Monday, May 10, 2021

Once and for all Bye Bye Birdie is Magic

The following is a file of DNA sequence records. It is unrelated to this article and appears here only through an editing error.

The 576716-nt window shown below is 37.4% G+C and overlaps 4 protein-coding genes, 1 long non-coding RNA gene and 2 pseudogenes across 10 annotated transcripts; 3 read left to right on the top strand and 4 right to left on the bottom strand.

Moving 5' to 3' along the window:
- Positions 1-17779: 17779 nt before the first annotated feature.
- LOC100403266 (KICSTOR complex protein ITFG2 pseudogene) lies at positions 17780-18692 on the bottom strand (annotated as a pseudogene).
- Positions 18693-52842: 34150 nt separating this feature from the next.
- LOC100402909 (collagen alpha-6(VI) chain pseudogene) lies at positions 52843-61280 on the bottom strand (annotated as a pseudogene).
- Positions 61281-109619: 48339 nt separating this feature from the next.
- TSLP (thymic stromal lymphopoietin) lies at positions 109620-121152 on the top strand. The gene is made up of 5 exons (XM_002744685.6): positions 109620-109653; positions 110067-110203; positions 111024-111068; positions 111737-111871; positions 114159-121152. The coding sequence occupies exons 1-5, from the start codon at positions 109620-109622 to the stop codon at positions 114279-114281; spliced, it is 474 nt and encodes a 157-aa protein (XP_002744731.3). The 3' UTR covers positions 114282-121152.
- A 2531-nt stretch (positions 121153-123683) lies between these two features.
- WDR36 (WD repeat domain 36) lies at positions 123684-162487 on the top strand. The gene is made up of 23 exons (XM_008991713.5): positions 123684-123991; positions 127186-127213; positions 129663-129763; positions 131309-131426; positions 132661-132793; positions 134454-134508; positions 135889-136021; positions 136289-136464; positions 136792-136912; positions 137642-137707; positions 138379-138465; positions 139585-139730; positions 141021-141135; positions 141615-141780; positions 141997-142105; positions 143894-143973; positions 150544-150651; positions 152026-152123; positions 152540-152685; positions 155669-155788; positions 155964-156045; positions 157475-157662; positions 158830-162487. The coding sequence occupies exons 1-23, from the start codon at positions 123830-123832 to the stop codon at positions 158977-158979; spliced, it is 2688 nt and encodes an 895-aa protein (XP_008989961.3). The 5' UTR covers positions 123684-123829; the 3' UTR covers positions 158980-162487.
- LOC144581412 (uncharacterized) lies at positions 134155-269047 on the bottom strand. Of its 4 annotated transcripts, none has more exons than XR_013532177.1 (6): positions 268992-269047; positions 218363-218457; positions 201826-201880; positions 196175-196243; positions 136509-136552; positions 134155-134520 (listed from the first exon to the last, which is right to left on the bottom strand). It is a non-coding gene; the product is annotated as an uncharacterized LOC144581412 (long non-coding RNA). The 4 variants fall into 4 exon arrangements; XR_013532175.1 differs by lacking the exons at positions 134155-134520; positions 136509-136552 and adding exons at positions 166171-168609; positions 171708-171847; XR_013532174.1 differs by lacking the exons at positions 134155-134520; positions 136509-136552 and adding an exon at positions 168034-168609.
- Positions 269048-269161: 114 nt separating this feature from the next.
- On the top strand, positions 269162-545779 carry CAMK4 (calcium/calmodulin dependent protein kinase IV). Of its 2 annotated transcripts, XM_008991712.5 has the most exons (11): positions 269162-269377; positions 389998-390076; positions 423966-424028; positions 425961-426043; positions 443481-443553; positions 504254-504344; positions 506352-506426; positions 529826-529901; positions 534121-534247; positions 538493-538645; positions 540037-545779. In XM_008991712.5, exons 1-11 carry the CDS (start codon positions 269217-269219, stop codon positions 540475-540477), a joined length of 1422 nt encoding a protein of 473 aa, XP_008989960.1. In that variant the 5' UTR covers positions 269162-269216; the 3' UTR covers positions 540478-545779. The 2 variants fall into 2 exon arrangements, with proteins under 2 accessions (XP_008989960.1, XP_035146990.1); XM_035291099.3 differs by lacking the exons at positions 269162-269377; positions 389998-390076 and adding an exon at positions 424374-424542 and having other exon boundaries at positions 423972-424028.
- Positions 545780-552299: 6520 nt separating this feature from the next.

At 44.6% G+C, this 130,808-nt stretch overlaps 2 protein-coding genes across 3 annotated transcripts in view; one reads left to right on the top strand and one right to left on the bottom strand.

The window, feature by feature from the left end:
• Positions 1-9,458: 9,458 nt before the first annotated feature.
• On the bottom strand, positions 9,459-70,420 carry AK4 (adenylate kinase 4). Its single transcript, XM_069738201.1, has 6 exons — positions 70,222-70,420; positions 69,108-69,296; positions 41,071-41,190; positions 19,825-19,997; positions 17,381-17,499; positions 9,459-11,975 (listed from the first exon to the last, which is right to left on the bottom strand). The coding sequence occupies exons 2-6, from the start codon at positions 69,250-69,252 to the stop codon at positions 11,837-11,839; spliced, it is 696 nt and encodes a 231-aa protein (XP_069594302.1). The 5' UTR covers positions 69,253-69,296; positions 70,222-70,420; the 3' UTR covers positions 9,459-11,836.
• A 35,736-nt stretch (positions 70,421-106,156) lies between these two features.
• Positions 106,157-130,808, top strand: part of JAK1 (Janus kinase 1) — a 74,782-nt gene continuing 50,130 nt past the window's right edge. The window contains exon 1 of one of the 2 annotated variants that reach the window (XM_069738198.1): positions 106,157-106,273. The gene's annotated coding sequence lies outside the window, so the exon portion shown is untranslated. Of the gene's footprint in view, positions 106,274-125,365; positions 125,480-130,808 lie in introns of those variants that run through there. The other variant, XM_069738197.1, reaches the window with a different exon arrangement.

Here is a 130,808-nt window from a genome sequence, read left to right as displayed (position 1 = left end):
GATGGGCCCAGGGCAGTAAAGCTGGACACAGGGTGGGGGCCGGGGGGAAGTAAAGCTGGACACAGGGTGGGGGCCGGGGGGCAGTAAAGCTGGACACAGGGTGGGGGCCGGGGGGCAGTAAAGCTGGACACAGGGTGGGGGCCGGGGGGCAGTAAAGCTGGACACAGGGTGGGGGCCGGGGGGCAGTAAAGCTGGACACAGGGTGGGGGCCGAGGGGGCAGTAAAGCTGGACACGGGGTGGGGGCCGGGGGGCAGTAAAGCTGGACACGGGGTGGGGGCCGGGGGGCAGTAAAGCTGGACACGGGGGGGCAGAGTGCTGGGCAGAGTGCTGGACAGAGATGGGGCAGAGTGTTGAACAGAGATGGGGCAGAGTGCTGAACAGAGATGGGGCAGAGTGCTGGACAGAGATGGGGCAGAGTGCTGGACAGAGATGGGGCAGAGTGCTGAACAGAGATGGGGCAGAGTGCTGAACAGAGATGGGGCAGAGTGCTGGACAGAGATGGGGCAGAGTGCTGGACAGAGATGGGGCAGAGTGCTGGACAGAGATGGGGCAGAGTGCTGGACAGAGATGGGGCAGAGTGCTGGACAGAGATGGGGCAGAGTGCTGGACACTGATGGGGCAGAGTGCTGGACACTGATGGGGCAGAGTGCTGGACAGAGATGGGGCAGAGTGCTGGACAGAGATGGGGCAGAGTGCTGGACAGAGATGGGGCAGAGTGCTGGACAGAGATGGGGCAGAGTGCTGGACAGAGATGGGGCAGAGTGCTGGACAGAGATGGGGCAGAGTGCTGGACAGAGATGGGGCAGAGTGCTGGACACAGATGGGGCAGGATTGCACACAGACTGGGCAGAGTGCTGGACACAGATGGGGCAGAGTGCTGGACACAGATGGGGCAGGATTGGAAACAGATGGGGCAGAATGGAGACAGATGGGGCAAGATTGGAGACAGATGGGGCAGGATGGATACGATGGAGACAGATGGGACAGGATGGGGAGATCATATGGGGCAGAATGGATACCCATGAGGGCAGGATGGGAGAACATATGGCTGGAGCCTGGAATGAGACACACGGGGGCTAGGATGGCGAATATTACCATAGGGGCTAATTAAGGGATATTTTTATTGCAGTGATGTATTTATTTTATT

The movie is dated 1963. Its source Broadway musical is dated 1960. The movie version introduces the song, Bye Bye Birdie, as well as the Speed-up drug, anticipating the switch in the music business from songwriting to chemistry, although, as the decade progressed, chemistry moved beyond amphetamines, into the LSD mixtures of Owsley Stanley. (Did the screenwriter know this when writing the movie version? He also wrote scripts for the Marx Brothers.) The script joke about how chemistry will impact society extends beyond music since junior (Ms. Margret's character's younger brother) is making bombs out of the fertilizer business, or is it just the screenwriter's way of explaining why his chemistry set includes the ingredients for speed-up, the new drug of choice for the future sixties? So it was not the book writer, Michael Stewart, but the screenwriter, Irving Brecher, who anticipated the bridge between the music business and chemistry, supplying speed-up to the conductor of the Moscow Ballet orchestra. We also see in 1963 fans camped out on the lawn of the ordinary Ohio home of the randomly chosen fan, which apparently means something to me. As for why we are able to have the Moscow Ballet in Ohio it makes sense because it is touring the country on a Kruschev mission of goodwill and it so happens its performances in Ohio coincide with Ed Sullivan's schedule for them to appear on his weekly show -- his Sunday night variety show, introducing to the US the greatest in entertainment, anticipating the appearance of the Beatles in February, 1964, but of course, providing glimpses of Elvis Presley's pelvis performances from the waist up. Elvis's draft notice was in 1957. However, Conrad Birdie's name is a mutation of Conway Twitty, also a popular rocker at the time. More on casting here: Stepping in for Broadway's Michael J. Pollard, the movie version features another popular rockish singer, Bobby Rydell as the undertaker's son who pinned the randomly chosen fan. We see Ann Margaret enamored of Conrad Birdie. She is soon to be cast by the same director on at least equal footing with her co-star, the actual Elvis Presley, in Viva Las Vegas, 1965. Vivian Leigh, stepping in as a Spaniard substitute for original Broadway cast member, Chita Rivera, plays the determined and devoted girlfriend of a man with mother complex. Movie character men with mother complexes were common then. Her 1962 movie, The Manchurian Candidate, victimized one and she was murdered by one in her 1960 movie, Psycho. Dick Van Dyke followed the production from Broadway, also appearing in Mary Poppins. He doesn't think he can dance or sing and he's incomparable. He just plays the role, singing to and dancing as instructed. I think neither Ann Margaret nor Dick Van Dyck had any idea at the time how naturally superlative they are. Oona White choreographed for director George Sydney (and for Carol Reed's Oliver!), Mr Sydney was a 1940's MGM musical director, as was Stanley Donen who took his 1960's independence to England. Two for the Road and his own Bedazzled are examples of Stanley Donen's accomplishments. This movie, Bye Bye Birdie, operates as an accomplishment for Mr. Sydney although to make it more personal, he took Ann Margaret to Elvis Presley himself in Viva Las Vegas, giving Presley a run for his talent, while here she plays the ordinary all American girl next door here, enamored of Conrad Birdie. As in the movie, the English Patient, where the English Patient is anything but English, Ms. Margaret is Swedish. Paul Lynde became the leader, the reappearing center box, of TV's celebrity bluffing game, Hollywood Squares. And that's all I can think of here. Whatever its prophesies, this movie will always be a demonstration of the musical greatness of its songwriters.

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